By Joyce McNally
You’ve just gotten a new puppy and the most important adventure for the two of you will be housebreaking. It may take a few months, but with patience, consistency and praise, you and your pet will have a successful journey.
According to the American Society for the Prevention of Cruelty to Animals, here are some very good tips for you to think about before you start that journey.
It’s a good idea to remind yourself that accidents are going to happen. As your puppy grows and develops muscle tone, it will be better able to control itself. If you see your pal slip, pick it up and put it on a training pad or take it outside.
Give it lots of praise for a job well done when the business has been completed in the appropriate place.
If your pal has an accident in the house, don't rub its nose in it because this will just confuse the puppy.
One of the most effective ways to teach your pup where and when to eliminate is the confinement method. First get your pal set up in a training crate. This should be a special den with some toys and a bed or blanket for sleeping. It’s important that you take the puppy out frequently so it never eliminates in the crate.
If you are consistent, your pup will learn to associate its distaste for soiling in that special place with soiling in the house.
With our training, we always put the dogs out first thing in the morning, before and after we leave the house, and before bedding down at night. We make sure they go outside several times during the day. Keeping our dogs on this type of a schedule seemed to work with our lifestyle.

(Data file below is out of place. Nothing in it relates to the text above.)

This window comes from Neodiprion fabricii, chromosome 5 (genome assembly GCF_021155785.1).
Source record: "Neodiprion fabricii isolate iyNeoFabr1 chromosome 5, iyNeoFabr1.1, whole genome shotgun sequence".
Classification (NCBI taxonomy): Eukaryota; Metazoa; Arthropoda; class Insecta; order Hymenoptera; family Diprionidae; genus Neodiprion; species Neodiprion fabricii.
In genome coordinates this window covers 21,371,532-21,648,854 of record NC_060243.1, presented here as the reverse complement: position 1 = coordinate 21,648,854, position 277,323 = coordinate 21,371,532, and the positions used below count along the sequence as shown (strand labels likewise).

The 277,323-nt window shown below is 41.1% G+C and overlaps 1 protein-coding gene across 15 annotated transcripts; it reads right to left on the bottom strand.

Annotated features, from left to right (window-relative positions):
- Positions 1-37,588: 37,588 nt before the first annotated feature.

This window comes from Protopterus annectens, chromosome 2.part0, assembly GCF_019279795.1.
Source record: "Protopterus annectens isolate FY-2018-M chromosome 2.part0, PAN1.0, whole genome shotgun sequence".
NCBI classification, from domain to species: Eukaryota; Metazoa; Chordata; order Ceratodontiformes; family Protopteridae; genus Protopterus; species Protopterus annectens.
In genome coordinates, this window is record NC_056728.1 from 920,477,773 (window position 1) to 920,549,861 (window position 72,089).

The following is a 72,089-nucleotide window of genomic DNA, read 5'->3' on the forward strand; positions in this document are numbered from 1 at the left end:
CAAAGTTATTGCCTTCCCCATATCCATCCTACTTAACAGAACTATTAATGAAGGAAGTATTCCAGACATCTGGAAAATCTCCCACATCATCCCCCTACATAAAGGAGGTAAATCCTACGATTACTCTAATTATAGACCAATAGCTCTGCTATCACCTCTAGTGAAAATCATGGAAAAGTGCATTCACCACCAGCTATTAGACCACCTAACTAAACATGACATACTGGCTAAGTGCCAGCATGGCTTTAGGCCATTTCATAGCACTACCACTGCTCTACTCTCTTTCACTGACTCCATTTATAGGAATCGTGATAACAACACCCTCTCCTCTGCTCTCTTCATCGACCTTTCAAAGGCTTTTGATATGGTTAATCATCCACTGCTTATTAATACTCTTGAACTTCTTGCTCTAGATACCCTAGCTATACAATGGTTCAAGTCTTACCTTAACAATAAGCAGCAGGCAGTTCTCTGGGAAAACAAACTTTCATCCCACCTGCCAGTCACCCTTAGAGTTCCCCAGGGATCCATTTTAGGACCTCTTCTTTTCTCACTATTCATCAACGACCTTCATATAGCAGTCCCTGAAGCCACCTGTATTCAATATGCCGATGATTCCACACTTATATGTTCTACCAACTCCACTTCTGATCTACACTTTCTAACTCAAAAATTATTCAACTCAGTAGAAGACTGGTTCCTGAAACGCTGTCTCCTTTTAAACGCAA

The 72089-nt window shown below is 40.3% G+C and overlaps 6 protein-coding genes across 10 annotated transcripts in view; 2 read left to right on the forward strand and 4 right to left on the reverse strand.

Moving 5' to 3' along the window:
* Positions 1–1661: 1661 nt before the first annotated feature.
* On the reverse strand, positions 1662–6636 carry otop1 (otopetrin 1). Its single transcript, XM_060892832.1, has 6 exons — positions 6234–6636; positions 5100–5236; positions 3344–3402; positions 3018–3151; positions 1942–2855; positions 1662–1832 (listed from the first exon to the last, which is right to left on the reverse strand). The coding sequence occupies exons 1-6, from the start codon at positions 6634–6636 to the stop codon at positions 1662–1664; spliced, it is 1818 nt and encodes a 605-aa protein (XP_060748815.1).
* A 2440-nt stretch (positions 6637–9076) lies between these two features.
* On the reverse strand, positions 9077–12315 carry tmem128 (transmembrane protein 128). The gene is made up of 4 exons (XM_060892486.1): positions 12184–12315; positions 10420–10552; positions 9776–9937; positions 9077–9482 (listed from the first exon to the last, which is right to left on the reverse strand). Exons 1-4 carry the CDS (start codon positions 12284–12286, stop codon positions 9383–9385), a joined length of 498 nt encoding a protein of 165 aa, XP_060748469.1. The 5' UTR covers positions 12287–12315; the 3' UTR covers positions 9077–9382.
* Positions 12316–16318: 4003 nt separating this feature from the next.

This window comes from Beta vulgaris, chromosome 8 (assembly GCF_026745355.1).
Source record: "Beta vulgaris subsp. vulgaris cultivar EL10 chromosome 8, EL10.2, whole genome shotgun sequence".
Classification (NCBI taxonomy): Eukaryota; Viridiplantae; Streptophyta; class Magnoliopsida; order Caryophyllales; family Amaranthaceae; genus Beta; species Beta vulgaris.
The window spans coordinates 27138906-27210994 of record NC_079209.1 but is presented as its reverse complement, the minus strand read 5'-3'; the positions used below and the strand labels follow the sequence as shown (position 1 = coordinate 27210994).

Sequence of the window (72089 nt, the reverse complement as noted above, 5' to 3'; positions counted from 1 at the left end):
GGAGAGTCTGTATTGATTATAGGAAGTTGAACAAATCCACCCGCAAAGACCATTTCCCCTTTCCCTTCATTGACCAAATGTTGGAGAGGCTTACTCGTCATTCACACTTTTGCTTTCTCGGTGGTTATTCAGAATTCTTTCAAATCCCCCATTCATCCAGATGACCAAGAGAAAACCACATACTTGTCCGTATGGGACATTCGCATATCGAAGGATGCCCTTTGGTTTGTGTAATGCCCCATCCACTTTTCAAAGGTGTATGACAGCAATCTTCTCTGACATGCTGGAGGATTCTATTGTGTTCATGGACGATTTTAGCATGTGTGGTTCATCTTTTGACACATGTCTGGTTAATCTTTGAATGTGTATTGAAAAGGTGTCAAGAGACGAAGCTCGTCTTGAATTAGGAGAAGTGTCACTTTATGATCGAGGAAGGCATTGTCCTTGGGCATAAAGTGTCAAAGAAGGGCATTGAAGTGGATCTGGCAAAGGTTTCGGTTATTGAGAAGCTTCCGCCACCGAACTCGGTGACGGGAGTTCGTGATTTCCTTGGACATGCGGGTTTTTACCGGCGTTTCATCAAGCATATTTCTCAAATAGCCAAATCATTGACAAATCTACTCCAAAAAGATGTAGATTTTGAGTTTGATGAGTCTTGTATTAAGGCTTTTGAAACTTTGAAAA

When you bring your dog to training pads or outside to eliminate, the ASPCA recommends including a collar and leash. The idea is to get the dog used to you being around when it eliminates. If it doesn’t get used to your presence, the puppy may hold it until it can sneak somewhere in the house by itself.
It’s unfair to confine your dog for longer that it is able to control itself. As a general rule, puppies can control themselves for one hour for every month of age, up to nine or 10 hours.
If you confine your eight-week-old puppy, for example, you’ll need to take it out every two hours.
Keep in mind that dogs usually need to eliminate after waking, eating, and exercise.
Another method to housetraining is using training pads.
If your schedule doesn’t allow you to confine your dog every day, keep it in the bathroom or other small room when you’re not at home. Put training pads at one end and toys and bedding at the other. Some brands of training pads have an attractant to encourage your pet to eliminate on the pad. They are also made with a super absorbent polymer to prevent messes.
Dogs also tend to return to the scene of the accident, so be sure to immediately wash any areas that are soiled. An effective way to remove pet stains and odors is with an all-natural bacteria and enzyme product.
After your dog has been successfully housetrained, you may want to consider installing a pet door, if you have an escape-proof yard. A pet door also helps avoid accidents by allowing your companion to go outside on its own.
As you are learning about housebreaking, keep in mind that it will soon be time to have your pal spayed or neutered. This is a great way to be responsible and help prevent overpopulation at the same time.
Call PAWS at 918-423-7297 to see if you qualify for financial assistance for your pal.
Also remember a pet from the Pittsburg County Animal Shelter will be spayed or neutered and have current rabies shot and vaccinations before it can be adopted.
Joyce McNally is a PAWS volunteer and advocate for prevention of pet abuse and neglect. Comments or questions can be directed to her at firstname.lastname@example.org.